January of 2007 saw the happy sale of our “baby,” as Encore Ink changed hands. We made a tidy profit on the sale of the company that had grown to be more than we wanted to continue to handle. In the meantime, I had started a publishing company, my oldest son had had an online business called Sticker Avalanche, and my oldest daughter was making more money than she had been making at her part time job in the restaurant business simply by selling little beads on E-bay.

Just for means of background information, Nick, our oldest son, decided at age 12 that he would like to have a mail order business online. With minimal help from his parents, he got one up and running. He taught himself basic Web design skills, decided what he wanted to sell, found a supplier, and went from there.

Lauren, at age 15, found that making jewelry was a passion. She taught classes on jewelry design, and soon she found her niche. She bought supplies from a wholesale company, and then she decided to put some auctions up on E-bay for the items she didn’t need for her classes. Soon she realized that she could take her earnings and buy more bulk items and open up an E-bay store. The rest is profitable history. (Oh, and her parents helped her not at all!)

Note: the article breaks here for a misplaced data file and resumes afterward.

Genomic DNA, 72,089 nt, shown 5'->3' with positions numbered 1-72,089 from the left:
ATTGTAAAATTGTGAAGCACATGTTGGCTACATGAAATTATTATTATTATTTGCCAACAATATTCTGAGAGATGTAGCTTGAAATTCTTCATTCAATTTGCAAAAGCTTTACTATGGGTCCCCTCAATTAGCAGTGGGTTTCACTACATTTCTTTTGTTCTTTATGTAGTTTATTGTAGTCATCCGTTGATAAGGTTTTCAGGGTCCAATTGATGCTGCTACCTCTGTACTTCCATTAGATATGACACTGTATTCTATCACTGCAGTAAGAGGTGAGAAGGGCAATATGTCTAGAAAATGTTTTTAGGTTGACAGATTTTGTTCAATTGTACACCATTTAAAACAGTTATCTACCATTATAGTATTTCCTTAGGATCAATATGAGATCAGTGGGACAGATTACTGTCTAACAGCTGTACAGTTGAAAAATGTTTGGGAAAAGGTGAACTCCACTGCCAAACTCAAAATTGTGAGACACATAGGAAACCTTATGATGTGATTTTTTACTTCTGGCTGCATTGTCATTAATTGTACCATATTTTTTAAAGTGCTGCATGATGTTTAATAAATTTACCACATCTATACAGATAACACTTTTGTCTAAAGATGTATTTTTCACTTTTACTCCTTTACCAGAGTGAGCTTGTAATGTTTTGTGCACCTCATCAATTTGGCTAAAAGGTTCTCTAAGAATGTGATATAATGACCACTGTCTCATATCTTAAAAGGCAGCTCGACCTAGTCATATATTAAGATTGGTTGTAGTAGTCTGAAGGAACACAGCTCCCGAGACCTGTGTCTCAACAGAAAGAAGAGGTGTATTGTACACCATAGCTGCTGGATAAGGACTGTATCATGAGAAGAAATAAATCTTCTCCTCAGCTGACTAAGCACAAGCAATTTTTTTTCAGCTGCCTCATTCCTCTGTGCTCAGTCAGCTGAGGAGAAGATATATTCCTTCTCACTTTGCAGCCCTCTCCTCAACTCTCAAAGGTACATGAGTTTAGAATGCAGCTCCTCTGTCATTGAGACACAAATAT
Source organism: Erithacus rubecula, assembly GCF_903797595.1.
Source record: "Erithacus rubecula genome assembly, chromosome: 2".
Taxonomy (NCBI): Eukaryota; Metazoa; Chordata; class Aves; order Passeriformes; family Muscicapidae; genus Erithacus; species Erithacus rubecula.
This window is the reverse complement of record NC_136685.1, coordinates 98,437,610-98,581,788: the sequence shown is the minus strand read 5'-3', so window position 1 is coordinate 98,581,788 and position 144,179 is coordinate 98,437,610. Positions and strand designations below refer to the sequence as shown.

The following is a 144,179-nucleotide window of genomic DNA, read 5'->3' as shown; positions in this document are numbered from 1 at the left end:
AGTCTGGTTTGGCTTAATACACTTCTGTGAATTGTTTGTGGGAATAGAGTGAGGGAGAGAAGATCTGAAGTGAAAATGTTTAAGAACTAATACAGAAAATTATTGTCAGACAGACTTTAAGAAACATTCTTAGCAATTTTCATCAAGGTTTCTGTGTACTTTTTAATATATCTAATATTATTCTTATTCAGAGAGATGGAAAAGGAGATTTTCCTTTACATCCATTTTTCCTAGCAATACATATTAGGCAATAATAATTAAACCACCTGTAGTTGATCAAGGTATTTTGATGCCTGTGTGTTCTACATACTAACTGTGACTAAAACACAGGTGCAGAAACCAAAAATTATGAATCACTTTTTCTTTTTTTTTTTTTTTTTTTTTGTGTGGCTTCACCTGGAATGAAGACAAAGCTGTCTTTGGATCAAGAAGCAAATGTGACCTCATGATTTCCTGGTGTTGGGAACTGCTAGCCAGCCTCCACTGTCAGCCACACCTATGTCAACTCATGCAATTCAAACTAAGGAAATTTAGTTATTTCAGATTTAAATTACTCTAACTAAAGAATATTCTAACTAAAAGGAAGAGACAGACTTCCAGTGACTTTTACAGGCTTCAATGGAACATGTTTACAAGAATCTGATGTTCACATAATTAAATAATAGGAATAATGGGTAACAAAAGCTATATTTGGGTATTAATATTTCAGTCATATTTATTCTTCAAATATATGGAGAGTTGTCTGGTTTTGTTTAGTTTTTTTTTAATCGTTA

Getting Started

I am going to assume that you have a child who is very interested in having some sort of business, some way to make money. (I firmly believe that the first person to come up with an alternative to the word “entrepreneur” is going to make money hand over fist.) Let’s talk about what this means for you, the parent. You want to start with a child who is self-motivated, a child who is going to see the idea through until it is time to close the business or to hand it to someone else. You do not want to be the one who is doing all the work if your child loses interest. I advise against pushing a child into something because you think it would be “good for him.” (Please don’t ask me how I know….)

The very first step to helping your child develop a home business is to pray, pray, pray. Bathe everything, every step in prayer. Pray for inspiration for your young adult. Pray for confirmation when you feel as though he has hit upon the “right” idea. Then keep praying. What seems incidental is often the Lord’s pathway for your child. (Example: our need for color ink.)